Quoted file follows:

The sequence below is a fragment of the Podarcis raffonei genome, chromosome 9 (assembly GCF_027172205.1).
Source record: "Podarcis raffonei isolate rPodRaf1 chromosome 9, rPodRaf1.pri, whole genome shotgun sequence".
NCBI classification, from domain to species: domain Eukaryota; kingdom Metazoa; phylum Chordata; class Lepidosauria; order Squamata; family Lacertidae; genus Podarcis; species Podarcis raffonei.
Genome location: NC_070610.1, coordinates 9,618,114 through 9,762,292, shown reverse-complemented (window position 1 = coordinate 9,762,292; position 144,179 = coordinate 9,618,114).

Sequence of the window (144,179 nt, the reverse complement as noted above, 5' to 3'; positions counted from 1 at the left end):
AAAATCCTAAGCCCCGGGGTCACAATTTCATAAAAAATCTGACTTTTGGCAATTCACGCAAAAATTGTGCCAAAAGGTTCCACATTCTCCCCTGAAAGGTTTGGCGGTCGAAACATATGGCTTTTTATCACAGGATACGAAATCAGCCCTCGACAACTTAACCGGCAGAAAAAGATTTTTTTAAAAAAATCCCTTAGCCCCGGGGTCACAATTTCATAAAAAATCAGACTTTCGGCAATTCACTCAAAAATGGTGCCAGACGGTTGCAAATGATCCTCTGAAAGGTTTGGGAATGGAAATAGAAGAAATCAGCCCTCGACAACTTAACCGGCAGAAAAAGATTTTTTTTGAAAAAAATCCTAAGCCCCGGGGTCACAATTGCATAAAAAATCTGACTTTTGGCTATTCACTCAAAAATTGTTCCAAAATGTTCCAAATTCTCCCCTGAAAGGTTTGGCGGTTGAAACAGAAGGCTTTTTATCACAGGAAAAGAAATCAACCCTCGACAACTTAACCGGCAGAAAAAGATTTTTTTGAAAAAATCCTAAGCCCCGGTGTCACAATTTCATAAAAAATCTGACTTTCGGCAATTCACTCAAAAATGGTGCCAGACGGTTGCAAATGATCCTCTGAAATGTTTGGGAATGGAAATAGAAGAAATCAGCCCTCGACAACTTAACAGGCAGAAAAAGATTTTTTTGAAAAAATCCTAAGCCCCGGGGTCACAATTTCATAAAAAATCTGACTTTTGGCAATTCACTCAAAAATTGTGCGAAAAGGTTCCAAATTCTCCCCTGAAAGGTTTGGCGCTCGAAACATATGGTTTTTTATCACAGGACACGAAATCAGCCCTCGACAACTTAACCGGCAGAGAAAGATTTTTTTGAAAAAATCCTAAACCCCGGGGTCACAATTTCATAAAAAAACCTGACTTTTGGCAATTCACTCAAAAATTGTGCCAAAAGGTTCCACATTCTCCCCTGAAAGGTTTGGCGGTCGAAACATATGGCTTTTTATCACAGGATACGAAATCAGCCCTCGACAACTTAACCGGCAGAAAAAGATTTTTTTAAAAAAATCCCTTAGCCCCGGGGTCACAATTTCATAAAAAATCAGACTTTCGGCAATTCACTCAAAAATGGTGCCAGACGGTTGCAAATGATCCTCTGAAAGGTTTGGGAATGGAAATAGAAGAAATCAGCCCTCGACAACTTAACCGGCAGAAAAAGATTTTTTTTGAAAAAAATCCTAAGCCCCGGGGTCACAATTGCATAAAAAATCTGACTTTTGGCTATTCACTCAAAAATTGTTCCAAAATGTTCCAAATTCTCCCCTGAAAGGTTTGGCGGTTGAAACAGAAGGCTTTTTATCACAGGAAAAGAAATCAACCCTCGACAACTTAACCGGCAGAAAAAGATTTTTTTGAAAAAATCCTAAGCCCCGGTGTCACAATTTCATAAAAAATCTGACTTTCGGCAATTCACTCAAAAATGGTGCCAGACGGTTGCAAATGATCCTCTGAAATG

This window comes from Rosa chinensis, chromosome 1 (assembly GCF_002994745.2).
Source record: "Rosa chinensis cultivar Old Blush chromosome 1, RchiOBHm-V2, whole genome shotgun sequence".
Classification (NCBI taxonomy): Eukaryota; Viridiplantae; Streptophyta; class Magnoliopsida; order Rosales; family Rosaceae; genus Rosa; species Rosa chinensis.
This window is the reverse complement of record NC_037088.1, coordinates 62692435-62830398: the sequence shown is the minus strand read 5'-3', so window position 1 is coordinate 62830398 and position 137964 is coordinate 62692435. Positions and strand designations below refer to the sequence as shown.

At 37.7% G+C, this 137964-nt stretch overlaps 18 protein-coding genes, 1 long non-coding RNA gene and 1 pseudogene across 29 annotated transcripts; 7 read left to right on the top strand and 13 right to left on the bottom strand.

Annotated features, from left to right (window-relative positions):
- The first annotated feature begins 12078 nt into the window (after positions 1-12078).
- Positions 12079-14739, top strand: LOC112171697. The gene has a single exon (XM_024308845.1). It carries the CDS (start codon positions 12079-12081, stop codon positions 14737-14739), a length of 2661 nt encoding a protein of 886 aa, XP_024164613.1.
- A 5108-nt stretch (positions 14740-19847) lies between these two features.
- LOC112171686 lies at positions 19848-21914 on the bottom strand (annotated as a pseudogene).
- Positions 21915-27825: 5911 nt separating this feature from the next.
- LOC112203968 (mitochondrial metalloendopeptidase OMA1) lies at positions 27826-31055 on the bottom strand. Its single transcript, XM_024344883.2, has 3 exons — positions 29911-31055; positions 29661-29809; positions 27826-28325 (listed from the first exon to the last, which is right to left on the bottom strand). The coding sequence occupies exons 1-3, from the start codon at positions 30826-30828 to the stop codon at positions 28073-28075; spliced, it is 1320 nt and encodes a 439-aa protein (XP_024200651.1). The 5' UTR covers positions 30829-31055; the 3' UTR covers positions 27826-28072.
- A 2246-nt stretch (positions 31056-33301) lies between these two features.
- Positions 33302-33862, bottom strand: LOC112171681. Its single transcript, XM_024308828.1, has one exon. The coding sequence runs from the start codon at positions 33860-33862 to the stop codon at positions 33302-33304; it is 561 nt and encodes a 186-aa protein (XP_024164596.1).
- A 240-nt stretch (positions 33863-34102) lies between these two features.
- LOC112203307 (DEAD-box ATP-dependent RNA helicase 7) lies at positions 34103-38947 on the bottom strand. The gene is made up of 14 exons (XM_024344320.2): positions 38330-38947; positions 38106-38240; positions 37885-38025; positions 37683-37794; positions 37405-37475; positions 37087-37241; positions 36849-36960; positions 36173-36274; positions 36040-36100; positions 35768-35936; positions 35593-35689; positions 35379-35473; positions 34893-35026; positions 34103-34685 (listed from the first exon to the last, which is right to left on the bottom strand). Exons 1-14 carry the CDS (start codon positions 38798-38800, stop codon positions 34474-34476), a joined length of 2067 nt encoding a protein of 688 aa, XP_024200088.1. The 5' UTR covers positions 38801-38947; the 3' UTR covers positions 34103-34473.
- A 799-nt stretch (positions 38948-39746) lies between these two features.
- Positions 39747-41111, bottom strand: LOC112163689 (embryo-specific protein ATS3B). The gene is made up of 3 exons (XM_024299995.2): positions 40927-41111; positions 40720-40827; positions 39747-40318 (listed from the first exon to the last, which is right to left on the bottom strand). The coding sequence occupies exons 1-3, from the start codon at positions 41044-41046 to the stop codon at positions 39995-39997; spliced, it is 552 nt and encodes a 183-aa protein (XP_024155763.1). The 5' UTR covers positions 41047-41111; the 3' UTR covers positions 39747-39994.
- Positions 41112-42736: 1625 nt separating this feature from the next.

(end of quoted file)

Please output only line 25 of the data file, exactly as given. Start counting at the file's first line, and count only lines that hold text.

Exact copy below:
- Positions 41112-42736: 1625 nt separating this feature from the next.